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pageContext vs request vs page

Renata fonseca
Ranch Hand

Joined: Mar 15, 2002
Posts: 48
pageContext, request and page are implicit objects... I can use these objects to share objects between pages, but when it's a good idea to use pageContext, request or page? What's the difference?
boyet silverio
Ranch Hand

Joined: Aug 28, 2002
Posts: 173
hi Renata,
maybe you could get something from the following.
the pageContext has ways in getting a handle of different scope container objects which is useful when creating tag handler classes (THC ) for custom tags. In THCs, the 'request', 'session', and 'application' objects are not readily available. So if one wants to make use of these in the THC, one could do the ff:
pageContext.getRequest()
pageContext.getSession()
pageContext.getServletContext().
for the request object, i think it's the only scope container which could capture parameters (not just attributes) passed from a previous page by using the request.getParameter(...) method.
as for the page, which represents an instance of the the jsp'servlet, this is rarely used because it could be omitted in a jsp as follows
e.g.
<% long lng = ((HttpServlet)page).getLastModified(request); %>
which is the same as
<% long lng = this.getLastModified(request); %>
or
<% long lng = getLastModified(request); %>
hope this helps.
Rama Raghavan
Ranch Hand

Joined: Aug 22, 2001
Posts: 116
pageContext, request and page are implicit objects...
Yes..these are implicit objects, which means you can reference respective objects by name instead of calling a (get) method.
However, in order to share objects between pages you must look at the scope of objects.
Use request, page, session or application implicit objects as required.
request: lasts for the life of that (and only that) request. A second request from client (browser) or a sendRedirect is a new request.
page: lasts for the life of that page. Makes more sense when objects are shared from within included pages
session: survives multiple requests from the same client, but not visible to other clients
application: lasts for the life of the application, and accessible by all client requests.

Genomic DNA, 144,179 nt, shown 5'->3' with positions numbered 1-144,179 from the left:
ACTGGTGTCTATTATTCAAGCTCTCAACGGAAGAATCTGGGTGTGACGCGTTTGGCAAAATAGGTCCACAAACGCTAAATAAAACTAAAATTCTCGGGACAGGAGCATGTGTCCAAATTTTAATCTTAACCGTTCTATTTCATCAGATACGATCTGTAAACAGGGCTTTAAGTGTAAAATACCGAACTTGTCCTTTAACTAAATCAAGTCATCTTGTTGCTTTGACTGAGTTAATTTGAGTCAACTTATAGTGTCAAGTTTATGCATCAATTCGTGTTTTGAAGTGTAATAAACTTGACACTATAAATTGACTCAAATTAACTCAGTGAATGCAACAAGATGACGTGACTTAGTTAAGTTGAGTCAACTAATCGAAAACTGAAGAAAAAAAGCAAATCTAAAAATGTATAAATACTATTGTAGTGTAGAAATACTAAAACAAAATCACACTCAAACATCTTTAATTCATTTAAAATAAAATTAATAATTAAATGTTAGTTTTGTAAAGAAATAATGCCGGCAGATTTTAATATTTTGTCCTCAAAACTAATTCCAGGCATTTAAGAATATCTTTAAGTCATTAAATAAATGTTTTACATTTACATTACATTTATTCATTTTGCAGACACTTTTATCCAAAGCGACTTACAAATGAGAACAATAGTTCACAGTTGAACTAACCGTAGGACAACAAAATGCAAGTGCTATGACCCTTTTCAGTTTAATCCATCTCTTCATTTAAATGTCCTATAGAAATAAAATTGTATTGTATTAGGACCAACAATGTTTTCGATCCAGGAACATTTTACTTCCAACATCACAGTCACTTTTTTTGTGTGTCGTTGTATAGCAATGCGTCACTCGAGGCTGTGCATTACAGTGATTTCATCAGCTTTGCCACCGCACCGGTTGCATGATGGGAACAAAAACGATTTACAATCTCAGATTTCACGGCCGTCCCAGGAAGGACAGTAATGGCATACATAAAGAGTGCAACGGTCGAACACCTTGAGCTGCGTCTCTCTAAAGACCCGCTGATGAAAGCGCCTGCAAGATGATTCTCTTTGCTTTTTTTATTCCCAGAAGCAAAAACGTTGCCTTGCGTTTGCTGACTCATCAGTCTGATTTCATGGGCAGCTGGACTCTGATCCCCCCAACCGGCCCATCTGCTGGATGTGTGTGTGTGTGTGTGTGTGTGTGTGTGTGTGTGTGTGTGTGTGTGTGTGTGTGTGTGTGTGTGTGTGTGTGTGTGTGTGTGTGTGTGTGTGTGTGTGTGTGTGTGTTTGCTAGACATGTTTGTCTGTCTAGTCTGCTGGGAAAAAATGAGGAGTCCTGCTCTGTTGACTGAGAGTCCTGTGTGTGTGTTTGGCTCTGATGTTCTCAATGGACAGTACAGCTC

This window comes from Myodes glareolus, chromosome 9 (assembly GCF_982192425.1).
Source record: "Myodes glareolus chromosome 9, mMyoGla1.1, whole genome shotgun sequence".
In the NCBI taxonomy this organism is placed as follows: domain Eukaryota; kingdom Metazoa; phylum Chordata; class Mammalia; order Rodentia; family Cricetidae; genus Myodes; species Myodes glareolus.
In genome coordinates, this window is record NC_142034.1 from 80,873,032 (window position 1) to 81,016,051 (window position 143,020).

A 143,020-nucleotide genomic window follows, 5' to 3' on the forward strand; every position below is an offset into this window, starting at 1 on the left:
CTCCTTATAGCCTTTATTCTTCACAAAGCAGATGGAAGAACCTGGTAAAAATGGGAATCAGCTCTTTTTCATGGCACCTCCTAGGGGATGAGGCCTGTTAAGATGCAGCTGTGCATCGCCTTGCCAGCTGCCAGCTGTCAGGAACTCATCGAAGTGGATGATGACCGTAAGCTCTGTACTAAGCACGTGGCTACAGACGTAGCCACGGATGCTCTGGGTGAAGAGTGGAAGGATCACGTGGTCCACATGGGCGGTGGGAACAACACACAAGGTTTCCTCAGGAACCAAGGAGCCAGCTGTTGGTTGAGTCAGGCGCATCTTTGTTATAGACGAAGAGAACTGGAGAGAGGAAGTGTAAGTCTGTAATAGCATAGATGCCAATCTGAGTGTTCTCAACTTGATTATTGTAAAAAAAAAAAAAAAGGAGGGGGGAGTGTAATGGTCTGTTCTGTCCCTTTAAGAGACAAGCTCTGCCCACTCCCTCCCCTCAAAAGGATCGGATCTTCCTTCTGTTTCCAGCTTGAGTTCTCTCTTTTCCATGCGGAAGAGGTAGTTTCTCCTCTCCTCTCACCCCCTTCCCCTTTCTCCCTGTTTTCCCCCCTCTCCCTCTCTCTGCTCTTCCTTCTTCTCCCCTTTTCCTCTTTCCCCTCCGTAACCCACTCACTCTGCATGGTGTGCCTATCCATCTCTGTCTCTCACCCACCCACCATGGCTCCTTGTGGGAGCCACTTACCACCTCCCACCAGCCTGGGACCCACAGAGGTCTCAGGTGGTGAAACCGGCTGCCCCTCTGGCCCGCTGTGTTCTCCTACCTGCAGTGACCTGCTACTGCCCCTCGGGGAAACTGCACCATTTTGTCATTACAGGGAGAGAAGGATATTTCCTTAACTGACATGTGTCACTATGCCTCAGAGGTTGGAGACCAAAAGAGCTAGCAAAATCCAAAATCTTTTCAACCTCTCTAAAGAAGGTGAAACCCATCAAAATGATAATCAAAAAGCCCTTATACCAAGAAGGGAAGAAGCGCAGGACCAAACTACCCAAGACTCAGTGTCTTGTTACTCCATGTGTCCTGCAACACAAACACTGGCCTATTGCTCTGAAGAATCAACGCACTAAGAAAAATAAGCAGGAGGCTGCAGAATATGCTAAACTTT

pageContext has convenience methods to retrieve an object from any of the above scopes (see API). You do not bind objects to pageContext object.
Rama
[ February 21, 2003: Message edited by: Rama Raghavan ]

Rama Raghavan<br />SCJP2<br />SCWCD
Renata fonseca
Ranch Hand

Joined: Mar 15, 2002
Posts: 48
Thanks.. but I'm still confused...
1- I'd like to know when I have to use "page" instead of "request".
2 - By the way... Is "page" an instance of pageContext or this?
3 - If I use page.setAttribute("xx",...), can I retrieve the attribute from another page, in the same request by using page.getAttribute("xx")?
[ February 21, 2003: Message edited by: Renata fonseca ]
boyet silverio
Ranch Hand

Joined: Aug 28, 2002
Posts: 173
hi Renata,
maybe my examples above are a little too soon based on your subsequent query. Anyway, let's see if i can clarify.

1- I'd like to know when I have to use "page" instead of "request".

the implicit object 'page' is different from 'request'. 'page' is of reference type Object class. But it is an instance of the jsp/servlet so you can cast it to HttpServlet and use HttpServlet's methods. 'request' on the other hand is usually of type HttpServletRequest, which extends ServletRequest. You can get an initial idea of when to use the objects, and their differences by looking at each of the type's (HttpServlet vs. HttpServletRequest and ServletRequest) methods. E.g. for request, request.getParameter...for page, page.getLastModified, etc.

2 - By the way... Is "page" an instance of pageContext or this?